Eventually, Hami owned all the houses on Matiu’s Grove except Aunty’s private home and the shed that he still lived in. Aunty was happy, happy that she had seen her dreams come true, happy that her relations still continued to fill her place and to stay as long as they liked, which for some meant years, and also happy that her stocks were doing very well.

Hami counted his money piles each week and watched his wealth grow. He fitted a safe into a hole in the shed floor when his money tin became too small, covering it neatly with a piece of board and carpet. ”Safe as houses”, was what he said to himself.

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It was when he was pulling back the piece of board to open his safe one Friday that he was bitten by the spider. He thought he’d been stung by a wasp and was annoyed that he couldn’t find the culprit. It wasn’t until two days later when Hami’s left arm, neck, and part of his face started to swell that he remembered about the sting.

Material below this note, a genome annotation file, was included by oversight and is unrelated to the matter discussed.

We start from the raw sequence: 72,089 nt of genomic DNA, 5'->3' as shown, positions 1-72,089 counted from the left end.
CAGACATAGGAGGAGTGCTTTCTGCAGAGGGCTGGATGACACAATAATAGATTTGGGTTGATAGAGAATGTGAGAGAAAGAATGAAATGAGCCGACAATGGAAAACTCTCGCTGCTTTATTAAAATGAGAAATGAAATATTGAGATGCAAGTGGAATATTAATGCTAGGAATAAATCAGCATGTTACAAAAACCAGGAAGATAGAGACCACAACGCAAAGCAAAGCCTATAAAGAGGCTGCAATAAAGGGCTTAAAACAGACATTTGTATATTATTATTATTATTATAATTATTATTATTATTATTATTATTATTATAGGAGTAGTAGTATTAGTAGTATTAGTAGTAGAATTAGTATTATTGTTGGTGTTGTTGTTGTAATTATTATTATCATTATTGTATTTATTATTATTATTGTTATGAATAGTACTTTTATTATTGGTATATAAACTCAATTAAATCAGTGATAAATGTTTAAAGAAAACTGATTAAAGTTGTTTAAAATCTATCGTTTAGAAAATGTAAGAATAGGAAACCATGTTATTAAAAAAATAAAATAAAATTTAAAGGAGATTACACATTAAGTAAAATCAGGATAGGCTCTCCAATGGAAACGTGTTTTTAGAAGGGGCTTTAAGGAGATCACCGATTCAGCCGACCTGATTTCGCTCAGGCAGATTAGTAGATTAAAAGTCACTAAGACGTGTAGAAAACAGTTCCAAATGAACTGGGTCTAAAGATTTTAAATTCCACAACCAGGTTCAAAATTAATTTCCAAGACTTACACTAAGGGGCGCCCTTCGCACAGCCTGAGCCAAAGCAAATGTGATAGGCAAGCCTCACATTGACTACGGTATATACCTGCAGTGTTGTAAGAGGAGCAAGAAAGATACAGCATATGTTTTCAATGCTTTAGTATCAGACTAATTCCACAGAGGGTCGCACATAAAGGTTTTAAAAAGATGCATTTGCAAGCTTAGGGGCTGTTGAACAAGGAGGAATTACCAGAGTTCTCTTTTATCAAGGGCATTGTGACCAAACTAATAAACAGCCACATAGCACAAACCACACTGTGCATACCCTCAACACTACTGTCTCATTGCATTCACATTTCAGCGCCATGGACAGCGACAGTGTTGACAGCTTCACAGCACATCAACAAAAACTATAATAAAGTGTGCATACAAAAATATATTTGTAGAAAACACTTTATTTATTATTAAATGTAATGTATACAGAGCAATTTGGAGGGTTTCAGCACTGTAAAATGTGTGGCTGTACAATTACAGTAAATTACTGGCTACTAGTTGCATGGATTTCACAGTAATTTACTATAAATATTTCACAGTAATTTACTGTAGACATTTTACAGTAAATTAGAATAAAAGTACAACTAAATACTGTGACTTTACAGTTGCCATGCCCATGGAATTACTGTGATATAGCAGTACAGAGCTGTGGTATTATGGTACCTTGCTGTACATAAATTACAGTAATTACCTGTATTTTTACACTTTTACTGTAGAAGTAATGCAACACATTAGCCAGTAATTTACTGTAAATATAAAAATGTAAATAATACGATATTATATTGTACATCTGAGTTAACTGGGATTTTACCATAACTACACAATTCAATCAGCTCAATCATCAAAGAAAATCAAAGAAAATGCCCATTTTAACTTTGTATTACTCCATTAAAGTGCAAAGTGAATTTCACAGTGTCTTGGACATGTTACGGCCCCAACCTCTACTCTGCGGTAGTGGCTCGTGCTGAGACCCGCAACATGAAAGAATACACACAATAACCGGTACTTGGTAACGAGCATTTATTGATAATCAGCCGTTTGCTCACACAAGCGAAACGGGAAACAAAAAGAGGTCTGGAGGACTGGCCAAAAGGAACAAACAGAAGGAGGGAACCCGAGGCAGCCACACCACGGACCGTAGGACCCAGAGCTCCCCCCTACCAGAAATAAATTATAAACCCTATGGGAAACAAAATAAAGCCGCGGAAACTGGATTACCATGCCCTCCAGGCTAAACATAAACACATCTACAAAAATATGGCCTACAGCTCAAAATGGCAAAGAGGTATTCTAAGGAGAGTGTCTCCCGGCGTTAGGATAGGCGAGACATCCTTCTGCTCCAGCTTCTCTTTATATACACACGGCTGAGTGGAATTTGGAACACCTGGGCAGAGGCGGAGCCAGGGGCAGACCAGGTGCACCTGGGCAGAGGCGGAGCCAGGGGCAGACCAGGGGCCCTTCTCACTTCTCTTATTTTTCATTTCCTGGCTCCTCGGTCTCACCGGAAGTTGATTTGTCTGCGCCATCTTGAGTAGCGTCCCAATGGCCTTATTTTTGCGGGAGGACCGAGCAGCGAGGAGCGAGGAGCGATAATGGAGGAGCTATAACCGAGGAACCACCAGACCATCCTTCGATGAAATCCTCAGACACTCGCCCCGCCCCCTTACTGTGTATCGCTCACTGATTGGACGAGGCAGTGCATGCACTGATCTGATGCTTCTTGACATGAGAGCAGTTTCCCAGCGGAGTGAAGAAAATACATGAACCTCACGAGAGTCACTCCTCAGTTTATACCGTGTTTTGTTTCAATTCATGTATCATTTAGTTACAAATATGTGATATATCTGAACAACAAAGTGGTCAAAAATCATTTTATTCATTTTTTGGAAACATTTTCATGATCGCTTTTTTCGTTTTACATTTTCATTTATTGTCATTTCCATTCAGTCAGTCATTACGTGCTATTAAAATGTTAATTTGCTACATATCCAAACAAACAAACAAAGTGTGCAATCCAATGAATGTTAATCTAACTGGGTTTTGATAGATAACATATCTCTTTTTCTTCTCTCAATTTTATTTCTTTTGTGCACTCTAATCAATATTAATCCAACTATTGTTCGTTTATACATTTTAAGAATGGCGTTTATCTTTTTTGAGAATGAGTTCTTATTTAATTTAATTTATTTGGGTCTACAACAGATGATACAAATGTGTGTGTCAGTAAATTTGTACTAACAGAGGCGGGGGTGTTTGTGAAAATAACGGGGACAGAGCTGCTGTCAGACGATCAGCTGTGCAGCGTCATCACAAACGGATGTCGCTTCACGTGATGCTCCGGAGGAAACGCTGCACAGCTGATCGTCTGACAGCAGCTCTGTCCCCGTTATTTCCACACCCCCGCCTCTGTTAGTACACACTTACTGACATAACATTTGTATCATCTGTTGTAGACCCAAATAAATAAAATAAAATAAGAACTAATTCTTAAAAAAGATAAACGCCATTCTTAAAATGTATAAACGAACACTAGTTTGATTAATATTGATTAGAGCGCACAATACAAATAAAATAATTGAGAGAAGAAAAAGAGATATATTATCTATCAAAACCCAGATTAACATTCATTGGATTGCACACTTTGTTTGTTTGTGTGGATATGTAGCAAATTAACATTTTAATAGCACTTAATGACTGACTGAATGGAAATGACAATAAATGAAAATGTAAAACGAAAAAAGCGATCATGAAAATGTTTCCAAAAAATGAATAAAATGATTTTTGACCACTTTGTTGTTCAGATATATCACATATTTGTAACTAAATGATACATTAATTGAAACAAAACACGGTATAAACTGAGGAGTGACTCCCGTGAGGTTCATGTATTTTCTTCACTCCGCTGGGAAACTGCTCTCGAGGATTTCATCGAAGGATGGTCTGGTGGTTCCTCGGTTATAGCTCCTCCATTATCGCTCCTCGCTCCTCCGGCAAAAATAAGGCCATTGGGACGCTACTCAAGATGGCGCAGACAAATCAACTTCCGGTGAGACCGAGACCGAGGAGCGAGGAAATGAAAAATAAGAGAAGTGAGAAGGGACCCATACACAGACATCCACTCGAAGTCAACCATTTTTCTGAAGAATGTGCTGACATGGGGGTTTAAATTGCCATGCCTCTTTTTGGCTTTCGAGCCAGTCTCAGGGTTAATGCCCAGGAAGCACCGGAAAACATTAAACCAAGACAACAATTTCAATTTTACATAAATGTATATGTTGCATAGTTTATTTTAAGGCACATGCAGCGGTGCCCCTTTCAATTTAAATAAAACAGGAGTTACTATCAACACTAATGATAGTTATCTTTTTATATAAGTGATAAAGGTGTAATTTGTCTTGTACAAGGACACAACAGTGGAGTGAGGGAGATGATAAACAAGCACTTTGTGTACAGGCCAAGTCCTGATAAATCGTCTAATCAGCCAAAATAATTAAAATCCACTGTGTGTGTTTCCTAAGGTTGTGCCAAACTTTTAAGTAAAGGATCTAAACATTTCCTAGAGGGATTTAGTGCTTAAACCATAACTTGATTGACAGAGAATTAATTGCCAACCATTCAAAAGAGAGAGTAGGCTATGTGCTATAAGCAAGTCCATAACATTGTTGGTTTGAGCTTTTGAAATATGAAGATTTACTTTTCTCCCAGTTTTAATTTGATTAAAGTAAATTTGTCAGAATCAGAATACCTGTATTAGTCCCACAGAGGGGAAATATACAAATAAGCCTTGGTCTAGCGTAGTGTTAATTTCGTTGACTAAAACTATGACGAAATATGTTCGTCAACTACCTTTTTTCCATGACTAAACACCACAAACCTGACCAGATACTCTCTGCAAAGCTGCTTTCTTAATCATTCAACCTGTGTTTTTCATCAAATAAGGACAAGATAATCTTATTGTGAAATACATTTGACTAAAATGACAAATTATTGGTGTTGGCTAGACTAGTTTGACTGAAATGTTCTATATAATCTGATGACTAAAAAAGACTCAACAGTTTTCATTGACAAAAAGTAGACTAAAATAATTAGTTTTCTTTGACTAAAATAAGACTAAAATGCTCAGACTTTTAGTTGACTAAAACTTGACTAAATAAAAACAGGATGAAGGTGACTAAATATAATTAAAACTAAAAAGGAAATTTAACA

After taking all the tests and staying overnight in hospital it was revealed that the spider’s poison had spread dramatically. There was nothing the doctors could do about the flesh eating disease except cut away the rotting flesh.

Hami came out of the hospital a disfigured man, hardly recognisable to those that knew him. Kids stared at Hami and whispered behind his back. Parents found it hard to look him in the eye when he collected the rent. One afternoon a small boy was so frightened when he opened the door and saw Hami, that he wet his pants. The tenants decided to move out. They gave no explanation except that they were looking for something more suitable.

Hami started wearing a mask to disguise his disfigured face, but that only made things worse. Other tenants joined the exodus out of Matiu’s Grove. Within six months, Matiu’s Grove was deserted.